confess that my cheeks were not wholly unwet by tears, and I turned
from the affecting scene. As I cast a glance behind, I saw Abraham
Lincoln obeying the Divine injunction by comforting the widowed and

Mr. Lincoln was three times elected to the Legisla-
ture ; and here commenced his political acquaintance
with Stephen A. Douglas. He then remained six years
in private life, devoting himself to the practice of the
law, displaying remarkable ability, and gaining an
enviable reputation. His interest in politics never sub-
sided, and in 1844: he stumped the entire State of Illi-
nois during the Presidential campaign. We have before
mentioned that one of his earliest books was the "Life
of Henry Clay," and his enthusiastic admiration for
that Statesman, aroused in his boyhood, continued in
full force during his life. In 1847 Mr. Lincoln took
his seat in Congress, and was the only "Whig representa-
tive from Illinois, which had then seven members in
that body.

The Congress of which Mr.. Lincoln was a member,
had before it questions of great importance and interest
to the country. The Mexican War was then in pro-
gress, and Congress had to deal with grave questions
arising out of it, besides the many which were to be


passed upon as to tlie means by wMcli it was to be carried
on. The irrepressible Slaver/ Question was there, also,
in many of its Protean forms, in questions on the right
of petition, in questions as to the District of Columbia,
in many questions as to the Territories.

Mr. Lincoln was charged by his enemies in later years,
when political enmity was hunting sharply for material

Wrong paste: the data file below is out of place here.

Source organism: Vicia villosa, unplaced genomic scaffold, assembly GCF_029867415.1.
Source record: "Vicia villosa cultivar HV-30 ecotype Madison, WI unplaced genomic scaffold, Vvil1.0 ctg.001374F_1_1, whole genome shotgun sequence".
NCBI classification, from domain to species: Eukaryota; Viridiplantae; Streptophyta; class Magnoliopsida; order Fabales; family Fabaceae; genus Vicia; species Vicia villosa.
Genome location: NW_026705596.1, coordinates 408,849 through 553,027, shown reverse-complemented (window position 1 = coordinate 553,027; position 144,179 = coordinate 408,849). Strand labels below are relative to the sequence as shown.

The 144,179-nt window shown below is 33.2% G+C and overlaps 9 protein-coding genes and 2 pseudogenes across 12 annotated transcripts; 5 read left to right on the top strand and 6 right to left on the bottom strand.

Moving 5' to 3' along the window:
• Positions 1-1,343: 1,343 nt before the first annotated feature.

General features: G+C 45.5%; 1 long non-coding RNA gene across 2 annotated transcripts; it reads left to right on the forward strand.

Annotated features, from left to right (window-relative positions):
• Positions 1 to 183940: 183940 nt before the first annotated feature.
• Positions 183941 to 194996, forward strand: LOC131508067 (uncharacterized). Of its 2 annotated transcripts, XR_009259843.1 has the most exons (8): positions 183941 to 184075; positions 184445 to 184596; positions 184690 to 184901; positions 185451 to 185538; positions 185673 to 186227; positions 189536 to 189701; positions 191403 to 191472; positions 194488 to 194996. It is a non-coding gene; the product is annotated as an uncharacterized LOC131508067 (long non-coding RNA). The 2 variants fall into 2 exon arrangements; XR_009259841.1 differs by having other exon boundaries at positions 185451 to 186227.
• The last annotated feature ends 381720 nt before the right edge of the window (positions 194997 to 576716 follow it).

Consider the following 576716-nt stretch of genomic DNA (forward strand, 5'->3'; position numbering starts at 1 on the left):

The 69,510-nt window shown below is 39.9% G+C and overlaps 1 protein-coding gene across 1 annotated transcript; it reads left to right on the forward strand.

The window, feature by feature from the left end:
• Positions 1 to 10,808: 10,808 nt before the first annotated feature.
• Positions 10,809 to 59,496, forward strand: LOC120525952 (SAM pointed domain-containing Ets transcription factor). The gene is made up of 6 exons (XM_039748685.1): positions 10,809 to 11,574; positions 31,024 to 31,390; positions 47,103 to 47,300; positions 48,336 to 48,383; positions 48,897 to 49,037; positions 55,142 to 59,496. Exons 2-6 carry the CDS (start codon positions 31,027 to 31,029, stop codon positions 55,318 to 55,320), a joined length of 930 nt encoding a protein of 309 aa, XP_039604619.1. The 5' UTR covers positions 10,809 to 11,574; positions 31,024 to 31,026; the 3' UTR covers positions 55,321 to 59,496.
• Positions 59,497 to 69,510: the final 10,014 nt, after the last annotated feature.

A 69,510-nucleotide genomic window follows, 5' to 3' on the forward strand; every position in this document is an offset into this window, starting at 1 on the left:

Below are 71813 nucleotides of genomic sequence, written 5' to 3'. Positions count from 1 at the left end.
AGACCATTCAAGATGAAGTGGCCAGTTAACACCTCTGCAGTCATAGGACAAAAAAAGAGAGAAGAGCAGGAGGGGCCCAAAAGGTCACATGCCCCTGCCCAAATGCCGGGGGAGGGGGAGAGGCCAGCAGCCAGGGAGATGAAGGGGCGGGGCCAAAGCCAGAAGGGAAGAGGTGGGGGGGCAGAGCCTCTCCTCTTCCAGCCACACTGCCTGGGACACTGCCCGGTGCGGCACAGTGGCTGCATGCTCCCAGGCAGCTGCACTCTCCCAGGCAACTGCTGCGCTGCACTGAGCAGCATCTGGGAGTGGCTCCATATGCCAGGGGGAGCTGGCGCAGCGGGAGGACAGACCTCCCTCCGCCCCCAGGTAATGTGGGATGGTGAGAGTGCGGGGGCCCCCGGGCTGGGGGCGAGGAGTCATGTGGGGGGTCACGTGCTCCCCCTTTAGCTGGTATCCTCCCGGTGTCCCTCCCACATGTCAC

out of which to make political capital against him, with
lack of patriotism, in that he voted against the war.
The charge was sharply and clearly made by Judge
Douglas, at the first of their joint discussions in the
Senatorial contest of 1858. In his speech at Ottawa,
he says of Mr. Lincoln, that " while in Congress he
distinguished himself by' his opposition to the Mexican
war, taking the side (f the common enemy against his
oimi Gountr'y^ and when he returned home he found
that the indignation of the people followed him every-

No better answer can be given to this charge than
that which Mr. Lincoln himself made in his reply to
this speech. He says : " I was an old Whig, and when-
ever the Democratic party tried to get me to vote that
the war had been righteously begun by the President,
I would not do it. But whenever they asked for any
money or land- warrants or any thing to pay the soldiers
there, during all that time I gave the same vote that
Judge Douglas did. You can think as you please as
to whether that was consistent. Such is the truth, and
the Judge has a right to make all he can out of it. But
when he, by a general charge conveys the idea that I
withheld supplies from the soldiers who we^-e fighting
in the Mexican war, or did any thing else to hinder the


soldiers, lie is, to say tlie least, grossly and altogether
niistqjien, as a consultatk)n of the records will prove